You even get the opportunity to explore a chunk of the TARDIS and its control console at your leisure. It may sound basic, but the opportunity to step out and explore things like this directly hasn't been available for Doctor Who fans before or since. Let alone task you with getting inside the Doctor's head to connect the dots and come up with solution just as he would.
The series improved as it continued. The voice cast grew more comfortable; the puzzle designs a bit more intricate. The unique sense of exploration and interactivity with a Doctor Who world doesn't fully come into its own until "The Gunpowder Plot," the final episode. It was larger in scope than its predecessors, offering much freer, though still quite limited exploration of its world—1605 London.
All the episodes feature facts and trivia about the locations and objects beyond simply Doctor Who pop quiz answers, but the facts about London in 1605 are much more plentiful. The ability to walk around these historical and scientific locations while learning about them has huge educational potential, as well as just being nice to look at. That educational aspect is literally how Doctor Who was first conceived. The only medium in which you can get hands on with Doctor Who's original intention is an interactive one.
Doctor Who: The Adventure Games feels bursting at the seams with ambition and love, ready and willing to apply the lessons learned from the Golden Age of Adventure Games to Doctor Who. In many cases this overlooked game shines with potential. The very real truth here is it's the best Doctor Who video game we've ever gotten.
But it was also bursting at the seams of its own production and distribution limitations. It was cut down just as it was finding its feet, with initial circulation limited to free downloads from the BBC website in the UK only, and sketchy Direct2Drive distribution internationally (only the first two episodes found their way to the platform). It wasn't until 2014 that the series made its way to Steam with little fanfare, bundled into one package. This was well after the concept of Doctor Who: The Adventure Games had been scrapped in 2011, in favor of pursuing projects like the critically panned Doctor Who: The Eternity Clock, a console-focused action platformer.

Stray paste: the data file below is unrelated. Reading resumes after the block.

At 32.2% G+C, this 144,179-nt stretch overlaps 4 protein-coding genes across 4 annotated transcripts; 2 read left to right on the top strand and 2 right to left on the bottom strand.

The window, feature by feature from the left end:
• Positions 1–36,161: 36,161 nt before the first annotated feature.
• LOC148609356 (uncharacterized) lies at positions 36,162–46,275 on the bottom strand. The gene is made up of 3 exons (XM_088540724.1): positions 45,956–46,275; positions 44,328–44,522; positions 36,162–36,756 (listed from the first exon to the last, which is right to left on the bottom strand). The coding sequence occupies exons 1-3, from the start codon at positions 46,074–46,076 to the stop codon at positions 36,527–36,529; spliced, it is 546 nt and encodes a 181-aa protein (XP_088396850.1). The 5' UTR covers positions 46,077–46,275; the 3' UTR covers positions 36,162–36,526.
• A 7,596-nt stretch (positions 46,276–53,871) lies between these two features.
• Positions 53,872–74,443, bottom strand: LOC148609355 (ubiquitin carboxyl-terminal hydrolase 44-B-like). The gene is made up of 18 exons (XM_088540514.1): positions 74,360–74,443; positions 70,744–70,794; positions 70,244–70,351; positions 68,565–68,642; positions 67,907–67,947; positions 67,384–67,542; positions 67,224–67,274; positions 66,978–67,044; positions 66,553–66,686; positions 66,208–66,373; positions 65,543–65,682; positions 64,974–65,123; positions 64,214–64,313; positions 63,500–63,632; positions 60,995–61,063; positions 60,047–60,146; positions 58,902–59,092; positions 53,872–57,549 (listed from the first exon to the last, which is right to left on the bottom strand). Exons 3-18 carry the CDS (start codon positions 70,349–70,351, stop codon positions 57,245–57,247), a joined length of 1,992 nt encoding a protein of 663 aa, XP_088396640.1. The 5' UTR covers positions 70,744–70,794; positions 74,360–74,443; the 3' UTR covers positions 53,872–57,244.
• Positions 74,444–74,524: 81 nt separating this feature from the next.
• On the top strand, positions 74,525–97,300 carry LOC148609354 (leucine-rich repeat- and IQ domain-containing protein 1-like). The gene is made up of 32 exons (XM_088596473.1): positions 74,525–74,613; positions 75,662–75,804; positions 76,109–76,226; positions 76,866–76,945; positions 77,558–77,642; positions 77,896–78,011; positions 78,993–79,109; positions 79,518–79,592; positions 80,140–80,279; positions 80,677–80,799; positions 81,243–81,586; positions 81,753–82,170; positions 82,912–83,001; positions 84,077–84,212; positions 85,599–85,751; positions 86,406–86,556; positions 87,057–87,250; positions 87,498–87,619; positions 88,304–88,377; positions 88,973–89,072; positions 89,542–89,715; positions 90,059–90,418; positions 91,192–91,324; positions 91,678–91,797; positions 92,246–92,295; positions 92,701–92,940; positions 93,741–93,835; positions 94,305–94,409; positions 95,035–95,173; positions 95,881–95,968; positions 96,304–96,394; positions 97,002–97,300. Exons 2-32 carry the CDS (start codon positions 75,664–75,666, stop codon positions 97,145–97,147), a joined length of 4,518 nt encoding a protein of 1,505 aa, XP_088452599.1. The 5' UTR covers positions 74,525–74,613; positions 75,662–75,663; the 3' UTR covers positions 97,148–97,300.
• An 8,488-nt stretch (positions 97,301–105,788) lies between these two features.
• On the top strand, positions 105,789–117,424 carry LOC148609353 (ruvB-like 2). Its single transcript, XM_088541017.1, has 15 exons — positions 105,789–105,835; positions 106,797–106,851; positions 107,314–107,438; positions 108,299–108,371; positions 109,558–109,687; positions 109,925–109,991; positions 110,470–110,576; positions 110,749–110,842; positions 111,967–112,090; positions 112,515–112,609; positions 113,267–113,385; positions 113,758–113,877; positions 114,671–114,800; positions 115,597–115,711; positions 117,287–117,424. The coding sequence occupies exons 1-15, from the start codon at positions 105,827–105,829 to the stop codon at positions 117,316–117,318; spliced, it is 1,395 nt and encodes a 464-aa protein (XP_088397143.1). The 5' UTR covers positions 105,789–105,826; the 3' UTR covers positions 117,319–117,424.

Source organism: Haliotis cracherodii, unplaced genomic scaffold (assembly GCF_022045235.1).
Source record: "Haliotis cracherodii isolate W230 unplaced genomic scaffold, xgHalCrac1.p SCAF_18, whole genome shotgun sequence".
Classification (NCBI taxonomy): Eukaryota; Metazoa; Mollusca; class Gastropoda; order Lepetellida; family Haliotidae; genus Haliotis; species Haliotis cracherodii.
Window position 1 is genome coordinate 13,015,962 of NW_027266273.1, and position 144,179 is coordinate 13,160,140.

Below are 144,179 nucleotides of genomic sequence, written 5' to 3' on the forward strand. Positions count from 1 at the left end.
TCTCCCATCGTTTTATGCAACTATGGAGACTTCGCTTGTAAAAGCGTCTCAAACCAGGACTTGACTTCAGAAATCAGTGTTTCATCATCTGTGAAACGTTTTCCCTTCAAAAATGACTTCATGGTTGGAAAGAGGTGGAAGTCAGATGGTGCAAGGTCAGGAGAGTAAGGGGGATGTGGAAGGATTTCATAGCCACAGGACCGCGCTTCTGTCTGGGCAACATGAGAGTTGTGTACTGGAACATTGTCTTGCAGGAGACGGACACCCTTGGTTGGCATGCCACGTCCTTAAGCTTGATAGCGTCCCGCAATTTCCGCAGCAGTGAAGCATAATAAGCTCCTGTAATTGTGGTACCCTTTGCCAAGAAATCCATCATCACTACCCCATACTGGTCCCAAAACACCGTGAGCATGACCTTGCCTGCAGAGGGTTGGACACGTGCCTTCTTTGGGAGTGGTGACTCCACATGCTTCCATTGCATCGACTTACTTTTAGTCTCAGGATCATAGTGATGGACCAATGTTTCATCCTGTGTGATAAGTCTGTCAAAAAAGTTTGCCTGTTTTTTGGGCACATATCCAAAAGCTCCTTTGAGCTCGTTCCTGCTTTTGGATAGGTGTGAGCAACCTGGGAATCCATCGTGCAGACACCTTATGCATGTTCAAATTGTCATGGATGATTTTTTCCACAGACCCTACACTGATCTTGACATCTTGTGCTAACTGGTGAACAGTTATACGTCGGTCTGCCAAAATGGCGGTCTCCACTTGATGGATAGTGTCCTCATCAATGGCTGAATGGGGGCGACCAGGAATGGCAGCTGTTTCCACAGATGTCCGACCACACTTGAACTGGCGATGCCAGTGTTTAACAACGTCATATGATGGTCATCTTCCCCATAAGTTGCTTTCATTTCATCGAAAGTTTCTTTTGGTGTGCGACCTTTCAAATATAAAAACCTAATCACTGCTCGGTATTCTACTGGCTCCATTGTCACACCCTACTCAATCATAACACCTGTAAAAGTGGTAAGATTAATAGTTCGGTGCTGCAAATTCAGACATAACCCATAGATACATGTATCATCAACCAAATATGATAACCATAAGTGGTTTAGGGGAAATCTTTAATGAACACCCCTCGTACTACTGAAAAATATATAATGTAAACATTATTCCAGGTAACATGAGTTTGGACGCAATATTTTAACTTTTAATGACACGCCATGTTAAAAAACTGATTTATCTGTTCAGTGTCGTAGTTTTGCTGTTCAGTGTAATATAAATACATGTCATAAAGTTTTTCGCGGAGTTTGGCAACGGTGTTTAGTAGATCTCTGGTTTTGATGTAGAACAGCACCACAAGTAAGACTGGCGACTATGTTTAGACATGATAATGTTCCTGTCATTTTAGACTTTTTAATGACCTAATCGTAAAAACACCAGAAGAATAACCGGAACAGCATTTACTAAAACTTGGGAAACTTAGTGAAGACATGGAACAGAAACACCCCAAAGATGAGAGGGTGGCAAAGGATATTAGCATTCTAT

Only five episodes of Doctor Who: The Adventure Games were ever made—four making up the first season, to accompany season five of the show, and only one episode was ever released from its second season, alongside the sixth season of TV.
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It's a shame because, in the end, the series turned out to be much more than just a video game tie-in. They're "interactive episodes," a natural extension of the TV show into a digital format you can simply explore and take part in yourself. And it shows there's more ways to go with a tie-in these days than the now-cookie cutter Telltale route. These were tailored suit and fez to fit the mood of the Doctor.
Even 50 years deep, Doctor Who remains a unique piece of sci-fi television. It's about a small time traveling team who always, always try to take the peaceful and clever routes through a situation. It calls for a more considered type of game, and it finally got one with Doctor Who: The Adventure Games.
It absolutely doesn't deserve to be forgotten, or to be dimly remembered just as some free download game from a TV broadcaster's website, doomed to the same league as so many Cartoon Network flash games (of which only Cartoon Cartoon Summer Resort still holds up). If you look for yourself, you'll see the potential hiding within.